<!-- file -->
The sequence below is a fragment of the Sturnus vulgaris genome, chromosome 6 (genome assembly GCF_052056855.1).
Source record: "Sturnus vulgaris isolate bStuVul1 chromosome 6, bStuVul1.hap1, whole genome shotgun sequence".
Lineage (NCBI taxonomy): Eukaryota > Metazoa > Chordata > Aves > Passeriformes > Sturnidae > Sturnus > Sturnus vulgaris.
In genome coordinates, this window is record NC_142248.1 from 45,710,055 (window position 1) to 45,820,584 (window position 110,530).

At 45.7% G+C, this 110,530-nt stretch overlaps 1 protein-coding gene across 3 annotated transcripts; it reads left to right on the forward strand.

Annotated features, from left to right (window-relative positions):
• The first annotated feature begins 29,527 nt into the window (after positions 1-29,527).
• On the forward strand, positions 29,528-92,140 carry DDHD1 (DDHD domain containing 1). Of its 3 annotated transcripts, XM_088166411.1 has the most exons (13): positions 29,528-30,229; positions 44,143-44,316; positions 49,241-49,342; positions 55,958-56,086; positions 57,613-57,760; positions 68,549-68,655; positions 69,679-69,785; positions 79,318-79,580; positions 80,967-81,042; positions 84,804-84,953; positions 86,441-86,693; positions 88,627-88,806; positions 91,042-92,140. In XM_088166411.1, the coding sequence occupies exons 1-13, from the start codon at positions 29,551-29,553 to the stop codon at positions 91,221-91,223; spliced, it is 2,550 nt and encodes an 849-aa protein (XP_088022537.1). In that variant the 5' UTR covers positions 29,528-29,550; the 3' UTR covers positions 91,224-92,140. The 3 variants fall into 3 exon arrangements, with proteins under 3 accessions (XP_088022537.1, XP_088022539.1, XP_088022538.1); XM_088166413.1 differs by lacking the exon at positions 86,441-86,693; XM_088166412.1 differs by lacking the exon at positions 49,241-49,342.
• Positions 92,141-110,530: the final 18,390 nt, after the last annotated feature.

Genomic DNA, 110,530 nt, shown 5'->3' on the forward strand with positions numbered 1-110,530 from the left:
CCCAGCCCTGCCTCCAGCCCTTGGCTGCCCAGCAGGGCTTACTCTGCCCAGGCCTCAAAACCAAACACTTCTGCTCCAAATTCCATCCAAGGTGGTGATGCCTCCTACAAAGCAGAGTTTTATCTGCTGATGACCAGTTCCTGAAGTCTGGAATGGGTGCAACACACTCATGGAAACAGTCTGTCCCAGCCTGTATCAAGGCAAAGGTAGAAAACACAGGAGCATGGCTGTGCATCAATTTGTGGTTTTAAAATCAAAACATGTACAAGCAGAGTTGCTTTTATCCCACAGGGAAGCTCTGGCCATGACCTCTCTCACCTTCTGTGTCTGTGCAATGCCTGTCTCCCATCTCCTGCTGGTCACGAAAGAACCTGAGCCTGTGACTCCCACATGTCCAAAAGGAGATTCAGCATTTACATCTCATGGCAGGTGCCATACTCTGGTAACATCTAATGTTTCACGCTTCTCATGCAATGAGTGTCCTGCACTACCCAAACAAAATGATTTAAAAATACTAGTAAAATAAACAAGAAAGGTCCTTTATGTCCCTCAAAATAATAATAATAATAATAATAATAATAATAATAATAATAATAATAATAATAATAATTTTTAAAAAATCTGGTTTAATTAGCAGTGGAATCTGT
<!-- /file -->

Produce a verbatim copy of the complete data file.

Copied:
The sequence below is a fragment of the Sturnus vulgaris genome, chromosome 6 (genome assembly GCF_052056855.1).
Source record: "Sturnus vulgaris isolate bStuVul1 chromosome 6, bStuVul1.hap1, whole genome shotgun sequence".
Lineage (NCBI taxonomy): Eukaryota > Metazoa > Chordata > Aves > Passeriformes > Sturnidae > Sturnus > Sturnus vulgaris.
In genome coordinates, this window is record NC_142248.1 from 45,710,055 (window position 1) to 45,820,584 (window position 110,530).

At 45.7% G+C, this 110,530-nt stretch overlaps 1 protein-coding gene across 3 annotated transcripts; it reads left to right on the forward strand.

Annotated features, from left to right (window-relative positions):
• The first annotated feature begins 29,527 nt into the window (after positions 1-29,527).
• On the forward strand, positions 29,528-92,140 carry DDHD1 (DDHD domain containing 1). Of its 3 annotated transcripts, XM_088166411.1 has the most exons (13): positions 29,528-30,229; positions 44,143-44,316; positions 49,241-49,342; positions 55,958-56,086; positions 57,613-57,760; positions 68,549-68,655; positions 69,679-69,785; positions 79,318-79,580; positions 80,967-81,042; positions 84,804-84,953; positions 86,441-86,693; positions 88,627-88,806; positions 91,042-92,140. In XM_088166411.1, the coding sequence occupies exons 1-13, from the start codon at positions 29,551-29,553 to the stop codon at positions 91,221-91,223; spliced, it is 2,550 nt and encodes an 849-aa protein (XP_088022537.1). In that variant the 5' UTR covers positions 29,528-29,550; the 3' UTR covers positions 91,224-92,140. The 3 variants fall into 3 exon arrangements, with proteins under 3 accessions (XP_088022537.1, XP_088022539.1, XP_088022538.1); XM_088166413.1 differs by lacking the exon at positions 86,441-86,693; XM_088166412.1 differs by lacking the exon at positions 49,241-49,342.
• Positions 92,141-110,530: the final 18,390 nt, after the last annotated feature.

Genomic DNA, 110,530 nt, shown 5'->3' on the forward strand with positions numbered 1-110,530 from the left:
CCCAGCCCTGCCTCCAGCCCTTGGCTGCCCAGCAGGGCTTACTCTGCCCAGGCCTCAAAACCAAACACTTCTGCTCCAAATTCCATCCAAGGTGGTGATGCCTCCTACAAAGCAGAGTTTTATCTGCTGATGACCAGTTCCTGAAGTCTGGAATGGGTGCAACACACTCATGGAAACAGTCTGTCCCAGCCTGTATCAAGGCAAAGGTAGAAAACACAGGAGCATGGCTGTGCATCAATTTGTGGTTTTAAAATCAAAACATGTACAAGCAGAGTTGCTTTTATCCCACAGGGAAGCTCTGGCCATGACCTCTCTCACCTTCTGTGTCTGTGCAATGCCTGTCTCCCATCTCCTGCTGGTCACGAAAGAACCTGAGCCTGTGACTCCCACATGTCCAAAAGGAGATTCAGCATTTACATCTCATGGCAGGTGCCATACTCTGGTAACATCTAATGTTTCACGCTTCTCATGCAATGAGTGTCCTGCACTACCCAAACAAAATGATTTAAAAATACTAGTAAAATAAACAAGAAAGGTCCTTTATGTCCCTCAAAATAATAATAATAATAATAATAATAATAATAATAATAATAATAATAATAATAATAATTTTTAAAAAATCTGGTTTAATTAGCAGTGGAATCTGT